The Brazilian monitor Alagoas was the third ship of the Pará-class river monitors built for the Brazilian Navy during the Paraguayan War in the late 1860s. Alagoas participated in the Passagem de Humaitá in February 1868 and provided fire support for the army for the rest of the war. The ship was assigned to the Upper Uruguay (Portuguese: Alto Uruguai) Flotilla after the war. Alagoas was transferred to Rio de Janeiro in the 1890s and participated in the Fleet Revolt of 1893–94. The ship was scrapped in 1900.
The Pará-class monitors were designed to meet the need of the Brazilian Navy for small, shallow-draft armored ships capable of withstanding heavy fire. The monitor configuration was chosen as a turreted design did not have the same problems engaging enemy ships and fortifications as did the casemate ironclads already in Brazilian service. The oblong gun turret sat on a circular platform that had a central pivot. It was rotated by four men via a system of gears; 2.25 minutes were required for a full 360° rotation. A bronze ram was fitted to these ships as well. The hull was sheathed with Muntz metal to reduce biofouling.
The ships measured 39 meters (127 ft 11 in) long overall, with a beam of 8.54 meters (28 ft 0 in). They had a draft between of 1.51–1.54 meters (4 ft 11 in–5 ft 1 in) and displaced 500 metric tons (490 long tons). With only 0.3 meters (1 ft 0 in) of freeboard they had to be towed between Rio de Janeiro and their area of operations. Their crew numbered 43 officers and men.
The Pará-class ships had two direct-acting steam engines, each driving a single 1.3-meter (4 ft 3 in) propeller. Their engines were powered by two tubular boilers at a working pressure of 59 psi (407 kPa; 4 kgf/cm2). The engines produced a total of 180 indicated horsepower (130 kW) which gave the monitors a maximum speed of 8 knots (15 km/h; 9.2 mph) in calm waters. The ships carried enough coal for one day's steaming.
Alagoas carried a single 70-pounder Whitworth rifled muzzle loader (RML) in her gun turret. The 70-pounder gun had a maximum elevation of 15°. It had a maximum range of 5,540 meters (6,060 yd). The 70-pounder gun weighed 8,582 pounds (3,892.7 kg) and fired a 5.5-inch (140 mm) shell that weighed 81 pounds (36.7 kg). Most unusually the gun's Brazilian-designed iron carriage was designed to pivot vertically at the muzzle; this was done to minimize the size of the gunport through which splinters and shells could enter.
The hull of the Pará-class ships was made from three layers of wood that alternated in orientation. It was 457 millimeters (18.0 in) thick and was capped with a 102-millimeter (4 in) layer of peroba hardwood. The ships had a complete wrought iron waterline belt, 0.91 meters (3.0 ft) high. It had a maximum thickness of 102 millimeters amidships, decreasing to 76 millimeters (3 in) and 51 millimeters (2 in) at the ship's ends. The curved deck was armored with 12.7 millimeters (0.5 in) of wrought iron.
The gun turret was shaped like a rectangle with rounded corners. It was built much like the hull, but the front of the turret was protected by 152 millimeters (6 in) of armor, the sides by 102 millimeters and the rear by 76 millimeters. Its roof and the exposed portions of the platform it rested upon were protected by 12.7 millimeters of armor. The armored pilothouse was positioned ahead of the turret.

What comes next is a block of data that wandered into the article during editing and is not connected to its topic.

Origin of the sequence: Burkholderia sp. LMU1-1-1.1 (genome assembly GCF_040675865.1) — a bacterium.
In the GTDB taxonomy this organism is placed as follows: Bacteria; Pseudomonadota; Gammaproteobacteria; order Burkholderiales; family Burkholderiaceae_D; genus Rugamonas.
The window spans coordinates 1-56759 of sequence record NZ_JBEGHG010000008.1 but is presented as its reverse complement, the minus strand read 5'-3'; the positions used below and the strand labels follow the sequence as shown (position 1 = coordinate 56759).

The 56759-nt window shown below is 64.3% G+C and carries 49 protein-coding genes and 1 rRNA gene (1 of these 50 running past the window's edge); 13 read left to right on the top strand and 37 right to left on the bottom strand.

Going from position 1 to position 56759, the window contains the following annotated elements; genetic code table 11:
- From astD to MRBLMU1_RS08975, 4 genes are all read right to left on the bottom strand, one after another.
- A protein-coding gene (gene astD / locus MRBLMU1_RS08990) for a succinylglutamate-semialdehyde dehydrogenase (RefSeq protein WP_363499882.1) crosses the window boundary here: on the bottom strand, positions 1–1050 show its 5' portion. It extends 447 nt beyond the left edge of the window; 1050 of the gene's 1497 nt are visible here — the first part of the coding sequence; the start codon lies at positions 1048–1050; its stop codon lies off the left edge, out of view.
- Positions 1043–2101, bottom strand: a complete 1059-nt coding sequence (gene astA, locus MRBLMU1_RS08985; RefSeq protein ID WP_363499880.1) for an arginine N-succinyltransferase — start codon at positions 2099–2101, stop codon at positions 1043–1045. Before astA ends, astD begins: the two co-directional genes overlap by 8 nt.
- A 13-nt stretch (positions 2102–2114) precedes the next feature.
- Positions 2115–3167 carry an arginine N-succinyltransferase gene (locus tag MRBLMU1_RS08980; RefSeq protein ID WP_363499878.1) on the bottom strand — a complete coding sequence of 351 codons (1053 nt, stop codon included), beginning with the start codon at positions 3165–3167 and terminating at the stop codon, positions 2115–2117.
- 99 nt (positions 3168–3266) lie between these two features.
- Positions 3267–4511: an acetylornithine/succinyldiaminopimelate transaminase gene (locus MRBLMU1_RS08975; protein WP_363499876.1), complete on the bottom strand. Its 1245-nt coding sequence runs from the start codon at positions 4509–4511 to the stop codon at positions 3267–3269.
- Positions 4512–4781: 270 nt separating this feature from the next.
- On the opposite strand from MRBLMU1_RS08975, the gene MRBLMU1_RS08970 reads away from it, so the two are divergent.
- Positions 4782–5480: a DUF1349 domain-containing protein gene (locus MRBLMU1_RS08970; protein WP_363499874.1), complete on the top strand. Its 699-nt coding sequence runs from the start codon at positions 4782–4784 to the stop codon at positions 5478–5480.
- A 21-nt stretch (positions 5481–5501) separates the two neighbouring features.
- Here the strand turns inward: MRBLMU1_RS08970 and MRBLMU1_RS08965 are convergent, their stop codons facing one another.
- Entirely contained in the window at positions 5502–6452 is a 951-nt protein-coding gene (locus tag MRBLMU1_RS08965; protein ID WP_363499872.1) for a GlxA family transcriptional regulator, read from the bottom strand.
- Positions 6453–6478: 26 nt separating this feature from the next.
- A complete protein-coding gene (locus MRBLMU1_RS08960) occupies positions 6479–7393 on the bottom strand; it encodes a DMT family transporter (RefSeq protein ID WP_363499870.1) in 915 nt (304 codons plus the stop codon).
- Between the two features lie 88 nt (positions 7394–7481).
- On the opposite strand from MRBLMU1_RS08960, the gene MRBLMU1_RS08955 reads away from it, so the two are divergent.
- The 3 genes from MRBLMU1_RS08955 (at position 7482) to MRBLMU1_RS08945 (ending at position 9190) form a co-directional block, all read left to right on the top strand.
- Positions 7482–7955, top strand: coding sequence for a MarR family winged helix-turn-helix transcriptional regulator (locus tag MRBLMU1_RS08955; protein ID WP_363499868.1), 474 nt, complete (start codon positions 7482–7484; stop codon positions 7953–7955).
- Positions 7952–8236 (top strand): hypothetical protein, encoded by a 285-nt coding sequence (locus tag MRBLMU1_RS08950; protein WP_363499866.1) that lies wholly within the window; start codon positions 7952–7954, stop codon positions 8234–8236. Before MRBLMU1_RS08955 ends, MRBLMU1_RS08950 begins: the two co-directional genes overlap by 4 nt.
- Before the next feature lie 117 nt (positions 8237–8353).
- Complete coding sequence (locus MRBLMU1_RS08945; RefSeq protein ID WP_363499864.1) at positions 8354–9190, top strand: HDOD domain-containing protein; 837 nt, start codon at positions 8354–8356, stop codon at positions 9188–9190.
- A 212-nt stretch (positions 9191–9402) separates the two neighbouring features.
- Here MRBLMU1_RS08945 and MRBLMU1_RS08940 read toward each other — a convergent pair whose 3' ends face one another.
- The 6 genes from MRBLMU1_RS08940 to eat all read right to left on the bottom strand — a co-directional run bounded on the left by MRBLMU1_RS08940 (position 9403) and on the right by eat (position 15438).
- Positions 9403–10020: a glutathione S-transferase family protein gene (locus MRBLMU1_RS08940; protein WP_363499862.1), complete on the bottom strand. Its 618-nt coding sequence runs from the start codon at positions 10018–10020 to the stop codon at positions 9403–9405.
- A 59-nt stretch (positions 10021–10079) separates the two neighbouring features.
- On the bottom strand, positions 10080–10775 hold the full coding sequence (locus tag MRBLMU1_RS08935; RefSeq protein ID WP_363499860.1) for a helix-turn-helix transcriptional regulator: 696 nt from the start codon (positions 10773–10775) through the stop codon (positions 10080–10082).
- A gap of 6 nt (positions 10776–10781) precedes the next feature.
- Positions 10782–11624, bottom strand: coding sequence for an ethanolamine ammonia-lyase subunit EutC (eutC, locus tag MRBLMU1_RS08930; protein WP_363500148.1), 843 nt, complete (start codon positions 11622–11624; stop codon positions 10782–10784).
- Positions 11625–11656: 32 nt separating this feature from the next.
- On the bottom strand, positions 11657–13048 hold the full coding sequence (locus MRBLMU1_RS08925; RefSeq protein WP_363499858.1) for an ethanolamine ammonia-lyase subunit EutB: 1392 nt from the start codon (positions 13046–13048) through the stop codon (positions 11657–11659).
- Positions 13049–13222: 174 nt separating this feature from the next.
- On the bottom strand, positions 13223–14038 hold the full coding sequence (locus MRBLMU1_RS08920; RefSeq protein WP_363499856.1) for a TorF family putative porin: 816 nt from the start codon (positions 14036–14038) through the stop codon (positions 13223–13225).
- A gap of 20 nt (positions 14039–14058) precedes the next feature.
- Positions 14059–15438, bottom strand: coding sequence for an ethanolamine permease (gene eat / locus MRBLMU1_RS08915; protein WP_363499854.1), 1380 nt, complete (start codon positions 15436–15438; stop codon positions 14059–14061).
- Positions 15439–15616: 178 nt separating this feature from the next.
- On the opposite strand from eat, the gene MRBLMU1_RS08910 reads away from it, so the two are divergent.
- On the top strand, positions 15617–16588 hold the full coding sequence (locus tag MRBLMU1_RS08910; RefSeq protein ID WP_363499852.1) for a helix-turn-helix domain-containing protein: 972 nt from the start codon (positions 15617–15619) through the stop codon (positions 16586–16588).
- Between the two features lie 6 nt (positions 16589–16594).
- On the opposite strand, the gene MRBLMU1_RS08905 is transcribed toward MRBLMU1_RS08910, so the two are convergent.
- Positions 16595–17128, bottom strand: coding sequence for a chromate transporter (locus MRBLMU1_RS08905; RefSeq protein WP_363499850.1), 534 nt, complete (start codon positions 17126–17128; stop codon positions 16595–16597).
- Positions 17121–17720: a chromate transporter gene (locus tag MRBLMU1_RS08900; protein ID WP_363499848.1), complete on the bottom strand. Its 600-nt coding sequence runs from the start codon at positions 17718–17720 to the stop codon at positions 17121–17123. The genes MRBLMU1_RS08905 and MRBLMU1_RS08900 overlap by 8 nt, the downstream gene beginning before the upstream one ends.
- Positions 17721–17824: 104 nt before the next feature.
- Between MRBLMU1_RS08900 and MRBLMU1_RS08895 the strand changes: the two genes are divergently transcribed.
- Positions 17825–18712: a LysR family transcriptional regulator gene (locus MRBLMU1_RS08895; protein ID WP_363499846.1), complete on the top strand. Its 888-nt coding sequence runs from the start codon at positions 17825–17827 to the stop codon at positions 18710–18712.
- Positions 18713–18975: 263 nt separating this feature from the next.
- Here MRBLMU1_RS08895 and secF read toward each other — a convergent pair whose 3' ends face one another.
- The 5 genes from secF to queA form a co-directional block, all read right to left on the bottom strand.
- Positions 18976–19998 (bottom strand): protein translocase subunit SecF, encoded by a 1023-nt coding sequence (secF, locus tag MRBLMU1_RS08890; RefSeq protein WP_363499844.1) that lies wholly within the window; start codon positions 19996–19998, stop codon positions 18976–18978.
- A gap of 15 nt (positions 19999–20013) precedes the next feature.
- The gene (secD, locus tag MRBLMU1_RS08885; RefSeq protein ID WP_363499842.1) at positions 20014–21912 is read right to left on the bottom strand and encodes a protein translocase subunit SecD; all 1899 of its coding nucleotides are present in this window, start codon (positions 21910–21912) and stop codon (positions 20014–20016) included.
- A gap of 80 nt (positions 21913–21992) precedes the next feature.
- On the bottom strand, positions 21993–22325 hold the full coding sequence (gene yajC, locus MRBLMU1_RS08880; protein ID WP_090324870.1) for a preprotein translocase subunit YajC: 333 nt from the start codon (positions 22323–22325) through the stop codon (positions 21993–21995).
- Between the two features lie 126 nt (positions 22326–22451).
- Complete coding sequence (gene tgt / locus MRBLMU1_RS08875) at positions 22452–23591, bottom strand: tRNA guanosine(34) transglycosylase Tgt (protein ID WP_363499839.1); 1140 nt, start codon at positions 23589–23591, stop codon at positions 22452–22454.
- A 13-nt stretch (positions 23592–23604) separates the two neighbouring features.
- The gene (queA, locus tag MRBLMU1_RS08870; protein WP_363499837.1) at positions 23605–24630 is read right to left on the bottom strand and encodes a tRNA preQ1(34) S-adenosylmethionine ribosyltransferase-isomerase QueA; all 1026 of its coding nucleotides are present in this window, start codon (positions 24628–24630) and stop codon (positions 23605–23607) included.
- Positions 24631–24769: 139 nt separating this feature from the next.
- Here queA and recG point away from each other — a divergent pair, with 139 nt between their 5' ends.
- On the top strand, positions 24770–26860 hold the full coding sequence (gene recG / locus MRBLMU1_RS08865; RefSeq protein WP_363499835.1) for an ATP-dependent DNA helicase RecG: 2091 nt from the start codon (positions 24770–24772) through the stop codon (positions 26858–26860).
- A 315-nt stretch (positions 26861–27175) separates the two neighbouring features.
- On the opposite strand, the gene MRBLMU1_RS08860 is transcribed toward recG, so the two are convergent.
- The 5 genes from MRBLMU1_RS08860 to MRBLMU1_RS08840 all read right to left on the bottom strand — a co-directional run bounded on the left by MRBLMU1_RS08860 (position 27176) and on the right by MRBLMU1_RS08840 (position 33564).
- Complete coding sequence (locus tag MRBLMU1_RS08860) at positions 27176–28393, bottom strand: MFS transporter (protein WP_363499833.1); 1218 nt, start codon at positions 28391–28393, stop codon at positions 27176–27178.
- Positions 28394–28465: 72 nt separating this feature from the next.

Alagoas was laid down at the Arsenal de Marinha da Côrte in Rio de Janeiro on 8 December 1866, during the Paraguayan War, which saw Argentina and Brazil allied against Paraguay. She was launched on 29 October 1867 and completed in November 1867. She arrived on the Paraná River in January 1868, although her passage further north was barred by the Paraguayan fortifications at Humaitá. On 19 February 1868, six Brazilian ironclads, including Alagoas, steamed past Humaitá at night. Alagoas and her two sister ships, Rio Grande and Pará were lashed to the larger ironclads in case any engines were disabled by the Paraguayan guns. Barroso led with Rio Grande, followed by Bahia with Alagoas and Tamandaré with Pará. The cable tying Alagoas to Bahia was severed by Paraguayan shells and the monitor drifted down below the guns. The commander of the Alagoas was ordered not to attempt to pass the guns during daylight, but disregarded this order and successfully rendezvoused with the rest of the squadron upstream of the fortifications. Both Alagoas, which had taken an estimated 200 hits, and Pará had to be beached after passing the fortress to prevent them from sinking. Alagoas was under repair at São José do Cerrito until mid-March. Accompanied by Tamandaré, Alagoas bombarded and destroyed the Paraguayan artillery battery at Timbó, upstream of Humanitá, on 23 March. The monitor bombarded artillery positions defending the Tebicuary River in July and again in August.
On 15 October she bombarded Angostura Fort, south of Asunción, in company with Brasil, Silvado, Pará and her sister Ceará.
After the war Alagoas was assigned to the newly formed Alto Uruguai Flotilla, based at Itaqui. In the 1880s the ship's armament was reinforced with a pair of 11-millimeter (0.43 in) machine guns. Alagoas was transferred to Rio de Janeiro in the 1890s and joined the rebels in the Fleet Revolt of 1893–94. Her engines had been removed by this point and she had to be towed into position to fire on the government forts. She was scrapped in 1900.